In Ep. 166 of the Mullooly Asset Show, Tom shares 10 scary retirement statistics from a Think Advisor post, and talks about why these stats are so scary for people in or nearing retirement.  If you’re closing in on retirement, listen up!

Show Notes

’10 Scariest Retirement Statistics: 2019′ – Think Advisor

10 Scary Retirement Statistics – Transcript

Tom Mullooly: You might not want to watch this video if you get easily depressed, because we’re going to go through some scary retirement statistics.

Welcome to the Mullooly Asset show. I’m your host Tom Mullooly, and this is episode number 166. We’re going to share 10 of the scariest retirement statistics. This is a collection of surveys that we got from ThinkAdvisor. That’s an industry website, so we’ll run through these pretty quickly.

The first one that they pointed out is that credit card interest, just the interest alone on credit cards has now exceeded $100 billion per year. That’s billions with a B, a hundred billion per year.

The second statistic that they wanted to share, 35% of Americans have had debt already in collections. That means you’re getting these hounding letters and phone calls at night, which really are pretty lousy.

The third scariest retirement statistic is, hey, remember that raise that you got, your raise in wages? Probably didn’t keep up with inflation. Real wages are down 1.3% since the end of 2017. That’s almost two years. We’re recording this in November of 2019.

The fourth statistic that they wanted to share is that 21%, one out of five Americans, have no savings whatsoever, no savings at all.

The next point is another 20% of Americans have less than $5,000.00 saved, so that’s 40% of Americans that have $5,000.00 or less socked away for a rainy day or an emergency.

The sixth point that they wanted to raise is that FINRA reported through a survey that only 40% of U.S. residents spend less than their actual income. That I think is the crux of financial planning is cashflow. What are you doing with your money? If you’re spending more than you’re bringing in, that’s a problem that has to be solved immediately. I thought that should have been number one.

Anyway, number seven, financial illiteracy, not understanding math. We’re not talking about option strategies, we’re talking about basic financial literacy is becoming a real issue.
5% of survey respondents said that they were turned down for a job because they lacked financial knowledge, and another 18% said they really weren’t sure of whether they were financially literate or not. That’s nearly one out of four Americans not understanding some basic math and financial terms. We need better education, no doubt about it.

The eighth point is that the retirement plan for 80% of Americans is to simply keep working. But, the problem is that 28% of people who responded actually were able to find work. So, you may have this great idea that well I’m just going to work until I’m 70, or 72, or 75, the problem is you may get aged out of your job, or that job that you’re thinking of may not may no longer exist.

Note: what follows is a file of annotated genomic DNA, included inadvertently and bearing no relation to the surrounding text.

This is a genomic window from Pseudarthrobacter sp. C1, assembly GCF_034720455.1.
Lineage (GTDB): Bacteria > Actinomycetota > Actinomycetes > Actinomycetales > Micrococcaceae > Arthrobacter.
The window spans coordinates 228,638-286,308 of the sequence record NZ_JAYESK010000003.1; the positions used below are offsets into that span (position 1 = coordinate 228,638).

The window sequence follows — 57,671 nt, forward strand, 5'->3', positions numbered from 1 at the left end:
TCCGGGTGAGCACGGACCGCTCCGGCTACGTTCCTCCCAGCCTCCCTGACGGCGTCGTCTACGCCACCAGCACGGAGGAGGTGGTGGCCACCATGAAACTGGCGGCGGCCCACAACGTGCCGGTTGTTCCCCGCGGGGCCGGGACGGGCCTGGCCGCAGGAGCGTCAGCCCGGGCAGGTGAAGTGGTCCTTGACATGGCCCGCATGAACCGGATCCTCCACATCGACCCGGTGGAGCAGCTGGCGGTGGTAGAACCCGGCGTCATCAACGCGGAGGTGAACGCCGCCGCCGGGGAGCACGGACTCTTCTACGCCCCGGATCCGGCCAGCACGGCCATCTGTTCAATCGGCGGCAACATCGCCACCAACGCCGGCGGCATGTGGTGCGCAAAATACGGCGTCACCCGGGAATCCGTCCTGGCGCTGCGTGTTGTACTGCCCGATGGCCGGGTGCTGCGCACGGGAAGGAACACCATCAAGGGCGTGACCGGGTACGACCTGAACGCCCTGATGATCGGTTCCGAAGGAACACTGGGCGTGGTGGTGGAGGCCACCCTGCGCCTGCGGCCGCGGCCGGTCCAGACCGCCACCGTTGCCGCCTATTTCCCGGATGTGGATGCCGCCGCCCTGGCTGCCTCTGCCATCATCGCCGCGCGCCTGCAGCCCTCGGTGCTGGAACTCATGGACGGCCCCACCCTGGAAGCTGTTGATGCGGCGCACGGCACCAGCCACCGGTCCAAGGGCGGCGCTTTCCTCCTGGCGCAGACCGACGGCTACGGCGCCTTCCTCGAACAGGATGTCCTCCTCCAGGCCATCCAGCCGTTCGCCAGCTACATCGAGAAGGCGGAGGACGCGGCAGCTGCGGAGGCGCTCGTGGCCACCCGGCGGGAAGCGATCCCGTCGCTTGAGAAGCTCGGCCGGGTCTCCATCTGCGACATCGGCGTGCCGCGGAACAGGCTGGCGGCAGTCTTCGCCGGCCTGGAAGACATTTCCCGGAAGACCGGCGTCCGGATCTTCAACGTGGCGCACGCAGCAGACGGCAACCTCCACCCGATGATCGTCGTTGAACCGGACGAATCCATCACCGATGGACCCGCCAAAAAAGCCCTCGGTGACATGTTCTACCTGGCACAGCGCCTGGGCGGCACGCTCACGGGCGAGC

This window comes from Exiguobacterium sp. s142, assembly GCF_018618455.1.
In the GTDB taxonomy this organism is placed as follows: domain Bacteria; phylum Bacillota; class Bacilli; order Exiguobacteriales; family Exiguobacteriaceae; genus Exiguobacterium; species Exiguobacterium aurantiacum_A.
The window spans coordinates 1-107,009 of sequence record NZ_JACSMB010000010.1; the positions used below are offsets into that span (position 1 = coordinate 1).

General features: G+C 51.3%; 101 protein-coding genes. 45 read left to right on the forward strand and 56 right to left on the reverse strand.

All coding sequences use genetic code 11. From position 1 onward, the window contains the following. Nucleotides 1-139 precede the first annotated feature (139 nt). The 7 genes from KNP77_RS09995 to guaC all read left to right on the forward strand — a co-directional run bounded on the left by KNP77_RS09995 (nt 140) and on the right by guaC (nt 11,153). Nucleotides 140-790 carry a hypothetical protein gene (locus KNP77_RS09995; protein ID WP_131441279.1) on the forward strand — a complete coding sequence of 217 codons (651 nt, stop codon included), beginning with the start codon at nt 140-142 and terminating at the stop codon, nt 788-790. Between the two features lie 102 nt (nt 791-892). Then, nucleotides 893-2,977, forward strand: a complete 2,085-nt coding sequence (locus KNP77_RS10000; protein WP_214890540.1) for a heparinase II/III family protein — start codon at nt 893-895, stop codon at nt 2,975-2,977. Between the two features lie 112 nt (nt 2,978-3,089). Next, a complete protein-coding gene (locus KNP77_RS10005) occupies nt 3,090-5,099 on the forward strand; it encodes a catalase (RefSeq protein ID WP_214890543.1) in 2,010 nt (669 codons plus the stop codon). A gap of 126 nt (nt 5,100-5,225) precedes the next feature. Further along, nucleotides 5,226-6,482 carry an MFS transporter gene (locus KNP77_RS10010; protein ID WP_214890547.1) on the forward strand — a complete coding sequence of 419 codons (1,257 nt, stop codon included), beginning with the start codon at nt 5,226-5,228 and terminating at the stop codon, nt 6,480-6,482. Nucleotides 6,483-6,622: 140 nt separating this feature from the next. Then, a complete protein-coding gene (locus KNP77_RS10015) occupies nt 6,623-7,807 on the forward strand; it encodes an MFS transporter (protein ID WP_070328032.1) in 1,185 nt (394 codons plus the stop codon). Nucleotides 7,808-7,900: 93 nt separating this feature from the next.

Now for the last couple of points I want to talk about baby boomers and Gen Xers. So, baby boomers are folks that were born between 1946 and 1964, so these are people that are in the 55 to age 73 age bracket, and I’m a baby boomer cause I’m right at the tail end. Gen Xers, Generation Xers are born between 1965 and 1979, so these are people who, in 2019, range between age 40 and age 54.

So, our point number nine, consumer debt is now $14 trillion. It’s becomes almost a sport to talk about how the national debt is now $23 trillion. Hey consumers, what are you doing? We’re not that far behind them. We’re $14 trillion in debt buying things that we may not need. Baby boomers, the average debt that a baby boomer carries is $95,000.00. That’s outrageous. However, Generation Xers, the average debt, now these are people who are younger, their average debt, $134,000.00. It’s a lot of money that you owe. Don’t become a slave to debt.

The last point from their surveys on ThinkAdvisor is that baby boomers have the second highest student loan balances. These are people who are 55 to 73 years old, so these are, most cases, parents who have taken out loans for their kids. Baby boomers in general own an average of $34,000.00. They’re only surpassed by Generation Xers who owe, on average, $39,000.00 in student loans. These are really terrible numbers. If you find yourself raising your hand saying, “Hey, I am part of that,” whatever point we brought up of these 10, it’s time to sit down with a financial planner and figure out what’s going wrong with your plan. Or if you don’t have a plan, get with someone who can help you put one together. It all starts with your balance sheet and your cash flow. That’s so important. In fact, that’s one of the first things that we do when we sit down with someone that we’re meeting for the first time.

Thanks for watching episode 166. I’ll see you next time.

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